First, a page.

House Democrats have already raised nearly $56 million in their quest to keep control of the lower chamber in 2020, far more than they did at this point last election cycle.
Through the first quarter of 2017, general election Democratic House candidates, including incumbents and non-incumbents, raised a combined $43 million. The average Democratic House candidate raised $195,520 in the first quarter of 2019, up from $148,574 in 2017.
Freshman Democratic members drove the bulk of the increase, combining to raise a stunning $23 million in the first quarter. Some of them hadn’t raised much, or even declared as candidates yet, by this point in 2017. As incumbents, they receive a name recognition advantage and a serious leg up in fundraising.
While not a single Democratic House candidate raised more than $1 million by this point last cycle, three have already surpassed the mark this time around. Sixty-eight House Democrats have collected $300,000 or more.
Rep. Adam Schiff (D-Calif.) leads the pack with nearly $1.9 million, an unprecedented number for a safe incumbent member. Schiff, chair of the House Intelligence Committee, has taken advantage of personal attacks from President Donald Trump, spending more than $250,000 on Facebook ads to build a list of small donors, whose contributions made up 52 percent of his fundraising.
Members of the House Progressive Caucus, many of whom are vocal opponents of Trump, had a strong showing, raising nearly $19 million in total.
Rep. Alexandria Ocasio-Cortez (D-N.Y.) brought in $725,315. Of that total, 81 percent came from small donors giving less than $200 and not a single dollar came from PACs. Rep. Ilhan Omar (D-Minn.) raised $826,932, of which only $10,000 came from PACs, including $2,000 from Ocasio-Cortez. Half of Omar’s money came from small donors.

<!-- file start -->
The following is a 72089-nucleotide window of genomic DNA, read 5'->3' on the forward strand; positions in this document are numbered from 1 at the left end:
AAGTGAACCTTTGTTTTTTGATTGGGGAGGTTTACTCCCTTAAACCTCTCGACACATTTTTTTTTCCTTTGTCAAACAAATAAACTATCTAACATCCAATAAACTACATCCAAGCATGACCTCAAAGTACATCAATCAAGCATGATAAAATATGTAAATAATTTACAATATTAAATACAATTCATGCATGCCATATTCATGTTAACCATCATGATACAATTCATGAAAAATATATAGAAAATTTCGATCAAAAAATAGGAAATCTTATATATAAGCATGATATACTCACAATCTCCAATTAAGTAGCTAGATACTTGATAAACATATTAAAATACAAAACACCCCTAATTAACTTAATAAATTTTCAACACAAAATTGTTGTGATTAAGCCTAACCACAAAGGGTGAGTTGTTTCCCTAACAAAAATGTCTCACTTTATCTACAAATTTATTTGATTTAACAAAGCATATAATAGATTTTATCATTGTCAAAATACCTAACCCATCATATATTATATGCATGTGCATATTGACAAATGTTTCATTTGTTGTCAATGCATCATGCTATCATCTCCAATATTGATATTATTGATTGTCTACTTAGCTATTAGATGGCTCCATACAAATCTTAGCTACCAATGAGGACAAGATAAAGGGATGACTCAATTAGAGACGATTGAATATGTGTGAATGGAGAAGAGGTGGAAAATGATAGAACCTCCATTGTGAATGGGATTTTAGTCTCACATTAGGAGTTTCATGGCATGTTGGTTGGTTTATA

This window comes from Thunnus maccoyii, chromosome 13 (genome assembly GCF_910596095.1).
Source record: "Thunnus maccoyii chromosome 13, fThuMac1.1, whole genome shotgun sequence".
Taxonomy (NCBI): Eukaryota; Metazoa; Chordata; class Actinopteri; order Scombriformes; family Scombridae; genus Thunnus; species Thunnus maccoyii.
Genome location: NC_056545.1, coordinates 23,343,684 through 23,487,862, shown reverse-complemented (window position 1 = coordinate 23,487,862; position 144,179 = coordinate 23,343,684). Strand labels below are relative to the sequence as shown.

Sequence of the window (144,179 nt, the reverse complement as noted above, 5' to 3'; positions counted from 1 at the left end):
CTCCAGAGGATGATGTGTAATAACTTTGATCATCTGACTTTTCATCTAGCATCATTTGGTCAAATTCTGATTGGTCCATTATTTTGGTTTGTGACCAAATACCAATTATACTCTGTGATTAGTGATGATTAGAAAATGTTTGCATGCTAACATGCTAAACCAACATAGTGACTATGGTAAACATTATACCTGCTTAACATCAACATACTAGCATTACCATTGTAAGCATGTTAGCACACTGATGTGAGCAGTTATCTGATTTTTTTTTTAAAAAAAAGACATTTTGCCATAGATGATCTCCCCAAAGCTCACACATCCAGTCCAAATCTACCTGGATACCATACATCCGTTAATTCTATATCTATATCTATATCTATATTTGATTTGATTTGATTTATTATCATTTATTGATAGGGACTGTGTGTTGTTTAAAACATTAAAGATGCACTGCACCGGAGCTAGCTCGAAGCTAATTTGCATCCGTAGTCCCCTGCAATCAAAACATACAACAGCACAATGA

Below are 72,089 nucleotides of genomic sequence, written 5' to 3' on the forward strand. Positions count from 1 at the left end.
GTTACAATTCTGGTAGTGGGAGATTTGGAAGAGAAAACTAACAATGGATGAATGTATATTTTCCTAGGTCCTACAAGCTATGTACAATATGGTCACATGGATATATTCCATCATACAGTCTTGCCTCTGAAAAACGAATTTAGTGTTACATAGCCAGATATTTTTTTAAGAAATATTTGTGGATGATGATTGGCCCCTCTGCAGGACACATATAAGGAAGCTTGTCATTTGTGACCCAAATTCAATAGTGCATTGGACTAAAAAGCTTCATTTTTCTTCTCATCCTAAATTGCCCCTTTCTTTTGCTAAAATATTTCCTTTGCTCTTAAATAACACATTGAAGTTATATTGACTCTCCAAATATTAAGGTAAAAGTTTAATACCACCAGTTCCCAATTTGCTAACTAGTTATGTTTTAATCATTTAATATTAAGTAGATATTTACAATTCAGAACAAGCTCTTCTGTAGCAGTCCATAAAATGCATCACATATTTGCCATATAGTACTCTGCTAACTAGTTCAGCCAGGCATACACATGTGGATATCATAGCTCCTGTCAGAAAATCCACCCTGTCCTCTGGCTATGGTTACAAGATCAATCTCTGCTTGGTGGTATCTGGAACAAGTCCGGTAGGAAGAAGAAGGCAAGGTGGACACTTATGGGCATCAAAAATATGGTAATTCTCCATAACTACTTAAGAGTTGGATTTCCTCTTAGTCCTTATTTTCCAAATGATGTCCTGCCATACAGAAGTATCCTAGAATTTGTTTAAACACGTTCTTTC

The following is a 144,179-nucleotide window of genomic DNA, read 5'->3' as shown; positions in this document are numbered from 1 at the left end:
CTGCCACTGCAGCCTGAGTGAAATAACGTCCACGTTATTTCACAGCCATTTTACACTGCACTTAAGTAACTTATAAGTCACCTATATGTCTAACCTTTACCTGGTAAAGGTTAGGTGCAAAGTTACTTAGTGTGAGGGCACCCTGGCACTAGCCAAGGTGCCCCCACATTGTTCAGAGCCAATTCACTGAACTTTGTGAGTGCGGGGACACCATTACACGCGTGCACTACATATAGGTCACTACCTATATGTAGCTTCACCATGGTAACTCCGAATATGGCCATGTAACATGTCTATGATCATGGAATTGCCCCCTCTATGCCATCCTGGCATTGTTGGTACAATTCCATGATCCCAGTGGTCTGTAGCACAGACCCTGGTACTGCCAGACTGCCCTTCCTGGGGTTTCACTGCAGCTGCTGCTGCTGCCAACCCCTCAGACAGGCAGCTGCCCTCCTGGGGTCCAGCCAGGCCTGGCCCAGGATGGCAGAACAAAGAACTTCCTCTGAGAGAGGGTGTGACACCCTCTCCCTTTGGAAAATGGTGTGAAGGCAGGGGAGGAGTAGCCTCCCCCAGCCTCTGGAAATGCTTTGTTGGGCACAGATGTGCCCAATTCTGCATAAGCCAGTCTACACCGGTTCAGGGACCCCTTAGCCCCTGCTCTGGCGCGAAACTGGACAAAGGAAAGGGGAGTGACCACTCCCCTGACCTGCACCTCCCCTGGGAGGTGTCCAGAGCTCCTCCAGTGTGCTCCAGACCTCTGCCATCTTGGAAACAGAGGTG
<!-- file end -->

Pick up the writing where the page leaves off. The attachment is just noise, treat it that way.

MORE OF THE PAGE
An influx of money from small donors helped House Democrats outraised their Republican opponents by $300 million in 2018. Still, many House Democrats don’t do well with small donors, especially safe incumbents. House Majority Leader Steny Hoyer (D-Md.) collected 0.03 percent of his funds from donors giving less than $200. He also took more money from PACs — $517,250 — than anyone else in the caucus.
Rep. David Trone (D-Md.) is a rare case of a candidate that got no money from PACs, but also received almost no money — $75 — from small donors, relying instead on his own personal fortune. After self-financing his way to victory in 2018, Trone has already thrown another $350,000 of his money into his reelection campaign.
Democratic members expecting tough reelection fights are stockpiling large war chests. Rep. Joe Cunningham (D-S.C.) raised a whopping $631,454. Rep. Kendra Horn (D-Okla.) brought in $372,737, outraising the entire Oklahoma delegation, including Sen. Jim Inhofe, the Senate Armed Services Committee chair who is up for reelection in 2020.
A small number of Democratic challengers are doing well financially, despite the lack of winnable seats currently up for grabs. Ammar Campa-Najjar, who lost to Rep. Duncan Hunter (R-Calif.) in 2018, banked $350,151 in the first quarter.
On the other side, Republicans aren’t exactly lacking cash. Republican House members and candidates have raised nearly $46 million, led by House leadership stalwarts Steve Scalise ($2.5 million) and Kevin McCarthy ($2.2 million). The average House Republican candidate raised $186,462 in the first quarter, up from $156,446 two years prior.
Some Republican members, particularly Trump allies, have done well with small donors. Rep. Jim Jordan (R-Ohio) collected 63 percent from small donors while Rep. Devin Nunes (R-Calif.) received 59 percent, setting up a well of donors they can continually go to without hitting contribution limits.
On the challengers’ side, Nicole Malliotakis, looking to face off with Rep. Max Rose (D-N.Y.), raised $300,564. Randy Feenstra, the primary challenger to Rep. Steve King (R-Iowa), already has $260,442.